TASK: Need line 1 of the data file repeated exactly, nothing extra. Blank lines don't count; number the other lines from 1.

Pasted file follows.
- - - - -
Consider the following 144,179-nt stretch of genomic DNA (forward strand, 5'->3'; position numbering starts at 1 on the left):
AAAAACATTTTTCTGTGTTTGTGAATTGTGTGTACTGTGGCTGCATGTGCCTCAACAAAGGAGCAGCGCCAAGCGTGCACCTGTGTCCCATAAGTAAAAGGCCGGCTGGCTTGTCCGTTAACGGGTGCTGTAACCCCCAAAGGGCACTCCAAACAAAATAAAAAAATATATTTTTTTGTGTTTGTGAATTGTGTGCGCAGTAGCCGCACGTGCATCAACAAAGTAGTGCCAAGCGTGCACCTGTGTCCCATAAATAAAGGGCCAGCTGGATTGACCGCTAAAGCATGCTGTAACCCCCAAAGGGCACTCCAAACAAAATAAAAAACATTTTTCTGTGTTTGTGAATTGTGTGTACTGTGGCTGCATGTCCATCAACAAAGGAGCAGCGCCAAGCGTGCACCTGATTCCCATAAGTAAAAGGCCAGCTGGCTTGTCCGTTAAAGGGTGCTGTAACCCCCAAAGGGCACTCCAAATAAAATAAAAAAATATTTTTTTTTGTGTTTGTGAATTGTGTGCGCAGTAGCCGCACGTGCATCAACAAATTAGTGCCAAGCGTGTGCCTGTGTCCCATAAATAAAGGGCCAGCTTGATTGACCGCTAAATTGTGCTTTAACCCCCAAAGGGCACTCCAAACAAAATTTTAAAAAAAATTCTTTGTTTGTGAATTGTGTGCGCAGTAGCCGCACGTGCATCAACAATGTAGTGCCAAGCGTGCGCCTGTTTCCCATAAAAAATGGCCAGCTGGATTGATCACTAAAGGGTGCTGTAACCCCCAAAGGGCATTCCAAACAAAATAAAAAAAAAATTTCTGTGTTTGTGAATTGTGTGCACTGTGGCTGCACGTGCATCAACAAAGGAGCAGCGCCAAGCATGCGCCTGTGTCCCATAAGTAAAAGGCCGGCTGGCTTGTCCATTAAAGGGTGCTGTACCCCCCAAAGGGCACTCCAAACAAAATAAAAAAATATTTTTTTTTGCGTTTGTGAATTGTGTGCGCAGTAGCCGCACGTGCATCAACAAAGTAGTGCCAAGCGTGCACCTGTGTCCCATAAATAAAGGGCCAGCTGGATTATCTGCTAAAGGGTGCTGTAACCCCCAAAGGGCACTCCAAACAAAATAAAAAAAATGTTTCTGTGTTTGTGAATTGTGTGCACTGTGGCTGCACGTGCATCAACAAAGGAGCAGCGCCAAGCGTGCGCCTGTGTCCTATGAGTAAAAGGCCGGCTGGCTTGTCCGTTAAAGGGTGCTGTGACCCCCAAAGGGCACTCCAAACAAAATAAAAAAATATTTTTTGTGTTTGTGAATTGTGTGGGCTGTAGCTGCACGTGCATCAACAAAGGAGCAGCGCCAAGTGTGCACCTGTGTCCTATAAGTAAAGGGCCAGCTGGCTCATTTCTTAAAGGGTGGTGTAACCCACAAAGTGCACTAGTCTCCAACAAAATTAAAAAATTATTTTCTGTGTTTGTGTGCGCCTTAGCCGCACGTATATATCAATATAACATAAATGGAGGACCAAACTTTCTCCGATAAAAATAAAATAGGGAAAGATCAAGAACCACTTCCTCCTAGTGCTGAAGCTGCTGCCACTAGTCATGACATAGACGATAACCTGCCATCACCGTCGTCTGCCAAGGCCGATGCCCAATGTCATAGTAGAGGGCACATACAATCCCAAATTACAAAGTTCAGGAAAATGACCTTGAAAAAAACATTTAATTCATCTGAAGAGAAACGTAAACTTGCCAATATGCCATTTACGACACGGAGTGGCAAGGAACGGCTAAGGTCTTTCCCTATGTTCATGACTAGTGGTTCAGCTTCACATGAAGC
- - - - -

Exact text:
Consider the following 144,179-nt stretch of genomic DNA (forward strand, 5'->3'; position numbering starts at 1 on the left):